The Scriptures on Religion

If any man among you seem to be religious, and bridleth not his tongue, but deceiveth his own heart, this man’s religion is vain.

Pure religion and undefiled before God and the Father is this, To visit the fatherless and widows in their affliction, and to keep himself unspotted from the world. (James 1:26-27)

The Scriptures

And again, the Lord has said that: Ye shall defend your families even unto bloodshed. Therefore for this cause were the Nephites contending with the Lamanites, to defend themselves, and their families, and their lands, their country, and their rights, and their religion. (Alma 43:47)

We believe that religion is instituted of God; and that men are amenable to him, and to him only, for the exercise of it, unless their religious opinions prompt them to infringe upon the rights and liberties of others; but we do not believe that human law has a right to interfere in prescribing rules of worship to bind the consciences of men, nor dictate forms for public or private devotion; that the civil magistrate should restrain crime, but never control conscience; should punish guilt, but never suppress the freedom of the soul. (Doctrine and Covenants 134:4)

Some time in the second year after our removal to Manchester, there was in the place where we lived an unusual excitement on the subject of religion. It commenced with the Methodists, but soon became general among all the sects in that region of country. Indeed, the whole district of country seemed affected by it, and great multitudes united themselves to the different religious parties, which created no small stir and division amongst the people, some crying, “Lo, here!” and others, “Lo, there!” Some were contending for the Methodist faith, some for the Presbyterian, and some for the Baptist. (Joseph Smith — History 1:5)

Behold, we have not come out to battle against you that we might shed your blood for power; neither do we desire to bring any one to the yoke of bondage. But this is the very cause for which ye have come against us; yea, and ye are angry with us because of our religion.

But now, ye behold that the Lord is with us; and ye behold that he has delivered you into our hands. And now I would that ye should understand that this is done unto us because of our religion and our faith in Christ. And now ye see that ye cannot destroy this our faith.

Now ye see that this is the true faith of God; yea, ye see that God will support, and keep, and preserve us, so long as we are faithful unto him, and unto our faith, and our religion; and never will the Lord suffer that we shall be destroyed except we should fall into transgression and deny our faith. (Alma 44:2-4)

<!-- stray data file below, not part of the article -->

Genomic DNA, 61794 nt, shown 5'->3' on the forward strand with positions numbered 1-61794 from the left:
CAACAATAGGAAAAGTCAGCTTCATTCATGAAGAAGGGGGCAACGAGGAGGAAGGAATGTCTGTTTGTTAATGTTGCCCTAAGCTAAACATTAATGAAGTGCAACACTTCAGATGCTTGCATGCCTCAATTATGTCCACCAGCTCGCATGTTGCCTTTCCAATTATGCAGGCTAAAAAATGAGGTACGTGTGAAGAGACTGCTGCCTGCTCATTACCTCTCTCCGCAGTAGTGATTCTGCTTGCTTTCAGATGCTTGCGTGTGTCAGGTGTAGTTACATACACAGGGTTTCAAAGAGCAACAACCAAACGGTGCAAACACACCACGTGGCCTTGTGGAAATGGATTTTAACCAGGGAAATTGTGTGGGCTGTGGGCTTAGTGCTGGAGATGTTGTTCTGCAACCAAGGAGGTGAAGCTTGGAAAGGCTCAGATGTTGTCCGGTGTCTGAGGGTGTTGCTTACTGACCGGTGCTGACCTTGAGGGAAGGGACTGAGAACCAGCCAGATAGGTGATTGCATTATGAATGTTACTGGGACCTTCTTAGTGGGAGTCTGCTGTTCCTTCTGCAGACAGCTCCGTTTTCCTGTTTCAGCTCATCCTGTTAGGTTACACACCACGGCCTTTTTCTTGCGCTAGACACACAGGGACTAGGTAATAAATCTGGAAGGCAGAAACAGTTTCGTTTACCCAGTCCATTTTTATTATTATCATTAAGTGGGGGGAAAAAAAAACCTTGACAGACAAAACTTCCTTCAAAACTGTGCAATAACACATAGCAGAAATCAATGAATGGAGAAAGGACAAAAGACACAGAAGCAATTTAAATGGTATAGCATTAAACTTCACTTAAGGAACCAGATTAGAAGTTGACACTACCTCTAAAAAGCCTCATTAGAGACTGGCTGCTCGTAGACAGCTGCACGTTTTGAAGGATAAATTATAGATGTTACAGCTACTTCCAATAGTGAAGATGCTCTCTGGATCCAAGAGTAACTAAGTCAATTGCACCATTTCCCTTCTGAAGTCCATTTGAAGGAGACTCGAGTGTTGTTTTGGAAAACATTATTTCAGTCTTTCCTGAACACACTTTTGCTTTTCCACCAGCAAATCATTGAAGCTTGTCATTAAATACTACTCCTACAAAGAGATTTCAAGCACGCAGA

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Apostles on Religion

Elder Dallin H. OaksThe Williamsburg Charter reminds us that despite our constitutional prohibition against establishing a state religion, in many areas of the United States during the nineteenth century there was “a de facto semi-establishment of one religion in the United States: a generalized Protestantism given dominant status in national institutions, especially in the public schools.” In contrast, the Charter continues, “In more recent times, and partly in reaction, constitutional jurisprudence has tended, in the view of many, to move toward the de facto semi-establishment of a wholly secular understanding of the origin, nature, and destiny of humankind and of the American nation.”

Over time, these “wholly secular understandings” have attained “a dominant status,” until there is a “striking absence today of any national consensus about religious liberty as a positive good.” The Charter concludes: “The renewal of religious liberty is crucial to sustain a free people that would remain free.” (Dallin H. Oaks, “Religion in Public Life,” Ensign, Jul 1990, 7)

Elder James E FaustThere seems to be developing a new civil religion. The civil religion I refer to is a secular religion. It has no moral absolutes. It is nondenominational. It is nontheistic. It is politically focused. It is antagonistic to religion. It rejects the historic religious traditions of America. It feels strange. If this trend continues, nonbelief will be more honored than belief. While all beliefs must be protected, are atheism, agnosticism, cynicism, and moral relativism to be more safeguarded and valued than Christianity, Judaism, and the tenets of Islam, which hold that there is a Supreme Being and that mortals are accountable to him? If so, this would, in my opinion, place America in great moral jeopardy.

For those who believe in God, this new civil religion fosters some of the same concerns as the state religions that prompted our forefathers to escape to the New World. Nonbelief is becoming more sponsored in the body politic than belief. History teaches well the lesson that there must be a unity in some moral absolutes in all societies for them to endure and progress. Indeed, without a national morality they disintegrate. In Proverbs, we are reminded that “righteousness exalteth a nation: but sin is a reproach to any people.” (Prov. 14:34.) The long history and tradition of America, which had its roots in petitions for divine guidance, is being challenged. (James E. Faust, “A New Civil Religion,” Ensign, Oct 1992, 69)